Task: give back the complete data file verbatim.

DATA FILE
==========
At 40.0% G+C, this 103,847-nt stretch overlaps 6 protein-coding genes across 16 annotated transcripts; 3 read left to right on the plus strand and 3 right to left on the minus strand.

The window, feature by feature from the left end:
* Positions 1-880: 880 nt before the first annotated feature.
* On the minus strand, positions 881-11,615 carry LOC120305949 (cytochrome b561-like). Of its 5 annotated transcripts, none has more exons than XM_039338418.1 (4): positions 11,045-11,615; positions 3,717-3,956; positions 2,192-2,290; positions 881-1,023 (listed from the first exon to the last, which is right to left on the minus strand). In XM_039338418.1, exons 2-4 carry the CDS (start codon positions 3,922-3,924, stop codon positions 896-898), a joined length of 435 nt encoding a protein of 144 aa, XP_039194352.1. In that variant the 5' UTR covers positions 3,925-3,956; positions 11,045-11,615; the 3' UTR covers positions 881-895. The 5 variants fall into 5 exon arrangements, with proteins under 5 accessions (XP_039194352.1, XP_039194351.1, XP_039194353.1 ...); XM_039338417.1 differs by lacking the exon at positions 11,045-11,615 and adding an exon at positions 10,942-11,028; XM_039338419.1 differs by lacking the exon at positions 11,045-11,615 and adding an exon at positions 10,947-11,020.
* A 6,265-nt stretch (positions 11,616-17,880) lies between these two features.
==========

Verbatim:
At 40.0% G+C, this 103,847-nt stretch overlaps 6 protein-coding genes across 16 annotated transcripts; 3 read left to right on the plus strand and 3 right to left on the minus strand.

The window, feature by feature from the left end:
* Positions 1-880: 880 nt before the first annotated feature.
* On the minus strand, positions 881-11,615 carry LOC120305949 (cytochrome b561-like). Of its 5 annotated transcripts, none has more exons than XM_039338418.1 (4): positions 11,045-11,615; positions 3,717-3,956; positions 2,192-2,290; positions 881-1,023 (listed from the first exon to the last, which is right to left on the minus strand). In XM_039338418.1, exons 2-4 carry the CDS (start codon positions 3,922-3,924, stop codon positions 896-898), a joined length of 435 nt encoding a protein of 144 aa, XP_039194352.1. In that variant the 5' UTR covers positions 3,925-3,956; positions 11,045-11,615; the 3' UTR covers positions 881-895. The 5 variants fall into 5 exon arrangements, with proteins under 5 accessions (XP_039194352.1, XP_039194351.1, XP_039194353.1 ...); XM_039338417.1 differs by lacking the exon at positions 11,045-11,615 and adding an exon at positions 10,942-11,028; XM_039338419.1 differs by lacking the exon at positions 11,045-11,615 and adding an exon at positions 10,947-11,020.
* A 6,265-nt stretch (positions 11,616-17,880) lies between these two features.